A century of logging and fire control has taken its toll on the mature pine forests of the West, the preferred nest site for this Lewis's Woodpecker. But there is hope. Lewis's Woodpeckers also nest along rivers in large cottonwoods, trees of little value for timber. Also, many remaining tracts of old-growth ponderosas are protected on public lands, and the trees are growing larger day by day. You can help these birds by buying lumber marked "Forest Stewardship Council." American Bird Conservancy, in cooperation with the American Forest Foundation, Forest Restoration Partnership, and others, is working with private landowners to implement bird conservation measures in ponderosa pine habitat throughout the western United States.
Lewis's Woodpecker and Pine Forests
Written by Dennis Paulson
This is BirdNote.
[Lewis’s Woodpecker drumming on tree]The Lewis's Woodpecker’s glossy dark-green back, red face, and pink belly make it look as if it belongs in a tropical forest. But this species is, in fact, an icon of the American West. A temperate migrant, this bird breeds across the western states, in mature ponderosa pine forests and then moves south in winter.
[Calls of Lewis's Woodpecker]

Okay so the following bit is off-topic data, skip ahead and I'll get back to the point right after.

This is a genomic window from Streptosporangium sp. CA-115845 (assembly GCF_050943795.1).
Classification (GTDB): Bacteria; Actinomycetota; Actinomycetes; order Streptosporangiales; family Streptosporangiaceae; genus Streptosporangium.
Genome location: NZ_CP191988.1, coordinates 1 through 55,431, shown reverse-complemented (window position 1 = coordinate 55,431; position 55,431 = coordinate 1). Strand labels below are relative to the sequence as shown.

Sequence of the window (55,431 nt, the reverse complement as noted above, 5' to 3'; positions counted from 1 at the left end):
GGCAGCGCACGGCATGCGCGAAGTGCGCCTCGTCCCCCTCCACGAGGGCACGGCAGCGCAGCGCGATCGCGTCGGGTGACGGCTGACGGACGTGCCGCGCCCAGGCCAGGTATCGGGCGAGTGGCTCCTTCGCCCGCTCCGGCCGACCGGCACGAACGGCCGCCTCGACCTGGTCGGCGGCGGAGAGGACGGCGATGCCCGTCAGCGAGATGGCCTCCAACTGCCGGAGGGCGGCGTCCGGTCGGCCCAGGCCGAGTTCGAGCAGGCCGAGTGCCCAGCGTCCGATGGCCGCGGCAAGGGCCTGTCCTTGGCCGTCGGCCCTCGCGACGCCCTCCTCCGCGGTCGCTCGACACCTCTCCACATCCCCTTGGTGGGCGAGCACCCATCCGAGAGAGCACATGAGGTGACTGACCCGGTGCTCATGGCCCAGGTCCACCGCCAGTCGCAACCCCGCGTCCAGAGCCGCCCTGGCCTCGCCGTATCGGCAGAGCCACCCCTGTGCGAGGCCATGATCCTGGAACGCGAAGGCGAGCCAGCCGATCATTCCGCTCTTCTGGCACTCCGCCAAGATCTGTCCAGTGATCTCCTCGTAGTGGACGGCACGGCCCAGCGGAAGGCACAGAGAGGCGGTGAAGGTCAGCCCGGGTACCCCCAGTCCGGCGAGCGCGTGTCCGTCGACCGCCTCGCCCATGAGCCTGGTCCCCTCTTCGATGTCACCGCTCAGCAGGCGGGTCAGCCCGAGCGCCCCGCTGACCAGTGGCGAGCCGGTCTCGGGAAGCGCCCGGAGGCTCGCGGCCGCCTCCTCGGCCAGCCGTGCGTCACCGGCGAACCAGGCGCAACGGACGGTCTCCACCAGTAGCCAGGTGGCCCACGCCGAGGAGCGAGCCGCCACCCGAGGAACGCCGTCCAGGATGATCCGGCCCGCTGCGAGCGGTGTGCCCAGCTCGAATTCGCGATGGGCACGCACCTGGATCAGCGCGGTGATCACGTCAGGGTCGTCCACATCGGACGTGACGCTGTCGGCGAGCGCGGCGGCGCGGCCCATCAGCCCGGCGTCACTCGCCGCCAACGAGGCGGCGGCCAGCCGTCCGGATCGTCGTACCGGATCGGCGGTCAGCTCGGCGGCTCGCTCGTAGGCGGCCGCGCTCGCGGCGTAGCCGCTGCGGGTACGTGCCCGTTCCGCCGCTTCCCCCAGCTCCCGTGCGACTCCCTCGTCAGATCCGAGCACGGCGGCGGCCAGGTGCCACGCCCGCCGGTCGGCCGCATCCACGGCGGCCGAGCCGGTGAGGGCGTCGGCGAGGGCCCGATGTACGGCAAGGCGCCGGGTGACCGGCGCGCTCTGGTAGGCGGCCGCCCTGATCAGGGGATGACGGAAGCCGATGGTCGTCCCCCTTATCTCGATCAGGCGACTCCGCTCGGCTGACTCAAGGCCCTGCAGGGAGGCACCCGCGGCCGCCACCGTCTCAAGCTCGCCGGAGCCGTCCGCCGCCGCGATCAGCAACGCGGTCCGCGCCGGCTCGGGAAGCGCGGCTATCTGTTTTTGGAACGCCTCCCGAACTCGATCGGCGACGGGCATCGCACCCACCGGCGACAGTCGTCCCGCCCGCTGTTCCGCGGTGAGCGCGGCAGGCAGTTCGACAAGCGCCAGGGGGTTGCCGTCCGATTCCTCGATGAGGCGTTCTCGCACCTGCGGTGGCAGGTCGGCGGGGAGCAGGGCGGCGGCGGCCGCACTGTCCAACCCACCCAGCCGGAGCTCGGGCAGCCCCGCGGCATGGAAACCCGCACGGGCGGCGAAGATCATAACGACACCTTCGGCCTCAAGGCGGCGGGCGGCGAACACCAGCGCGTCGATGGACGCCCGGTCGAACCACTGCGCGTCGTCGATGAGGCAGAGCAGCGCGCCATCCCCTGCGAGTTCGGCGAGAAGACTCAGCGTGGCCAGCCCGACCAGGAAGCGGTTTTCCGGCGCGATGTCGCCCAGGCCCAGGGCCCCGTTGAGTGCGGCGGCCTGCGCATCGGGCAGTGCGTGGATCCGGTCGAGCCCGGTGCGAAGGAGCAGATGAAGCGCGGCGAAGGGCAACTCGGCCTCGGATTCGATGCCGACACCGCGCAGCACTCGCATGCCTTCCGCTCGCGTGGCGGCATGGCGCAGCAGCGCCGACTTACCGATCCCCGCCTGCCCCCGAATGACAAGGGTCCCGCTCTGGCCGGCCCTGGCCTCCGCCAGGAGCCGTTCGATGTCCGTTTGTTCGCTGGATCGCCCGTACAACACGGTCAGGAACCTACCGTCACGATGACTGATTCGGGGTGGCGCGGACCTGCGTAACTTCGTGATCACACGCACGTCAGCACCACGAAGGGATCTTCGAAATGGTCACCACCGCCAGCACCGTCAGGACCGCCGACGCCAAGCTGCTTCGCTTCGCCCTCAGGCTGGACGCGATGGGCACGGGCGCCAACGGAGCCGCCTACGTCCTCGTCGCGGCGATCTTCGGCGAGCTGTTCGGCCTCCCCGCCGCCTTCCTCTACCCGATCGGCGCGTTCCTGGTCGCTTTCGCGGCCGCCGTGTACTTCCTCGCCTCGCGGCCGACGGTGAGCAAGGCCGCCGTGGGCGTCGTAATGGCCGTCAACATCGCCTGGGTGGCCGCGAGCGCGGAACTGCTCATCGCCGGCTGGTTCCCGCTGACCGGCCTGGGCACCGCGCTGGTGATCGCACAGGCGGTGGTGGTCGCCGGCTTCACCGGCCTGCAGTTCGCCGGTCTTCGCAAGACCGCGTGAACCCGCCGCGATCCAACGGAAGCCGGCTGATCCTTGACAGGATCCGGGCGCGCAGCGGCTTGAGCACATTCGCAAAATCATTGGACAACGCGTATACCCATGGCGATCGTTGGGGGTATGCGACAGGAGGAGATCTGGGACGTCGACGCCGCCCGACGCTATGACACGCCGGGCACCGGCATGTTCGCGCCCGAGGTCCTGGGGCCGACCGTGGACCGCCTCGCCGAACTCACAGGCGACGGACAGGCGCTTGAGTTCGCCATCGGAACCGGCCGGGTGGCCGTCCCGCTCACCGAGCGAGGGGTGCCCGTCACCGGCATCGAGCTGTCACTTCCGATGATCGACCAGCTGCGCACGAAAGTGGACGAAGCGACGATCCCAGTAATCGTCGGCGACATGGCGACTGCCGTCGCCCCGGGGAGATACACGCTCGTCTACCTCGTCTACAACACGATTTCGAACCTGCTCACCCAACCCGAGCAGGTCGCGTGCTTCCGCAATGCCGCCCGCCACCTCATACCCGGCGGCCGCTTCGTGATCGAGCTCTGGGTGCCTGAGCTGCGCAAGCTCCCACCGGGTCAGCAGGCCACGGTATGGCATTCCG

A century of logging and fire control has taken its toll on these mature pine forests, the preferred nest site for the Lewis's Woodpecker. It takes a long time for a ponderosa pine to grow large enough for the woodpecker to carve out a nest cavity.
As nest-holes have become scarcer, so have many other species that rely on them.
For example, the tiny Flammulated Owl has also declined. [Hoots of Flammulated Owl] The moths that make up its diet are absent during northern winters, so it is highly migratory, wintering in Mexico and Central America. Thus its fate is also tied to the health of tropical habitats.
But there is hope. Lewis's Woodpeckers also nest along rivers in large cottonwoods, trees of little value for timber. Furthermore, many remaining tracts of old-growth ponderosas are protected on public lands, and the trees are growing larger as we speak.
[Drumming of Lewis's Woodpecker]
Bird sounds provided by The Macaulay Library at the Cornell Lab of Ornithology, Ithaca, New York. Recorded by D.S. Herr and G.A. Keller. Crickets recorded by Nigel Tucker. Ambient sounds recorded by C. Peterson.
Producer: John Kessler
Executive Producer: Chris Peterson
© 2010/2017 Tune In to Nature.org March 2017/2019 Narrator: Mary McCann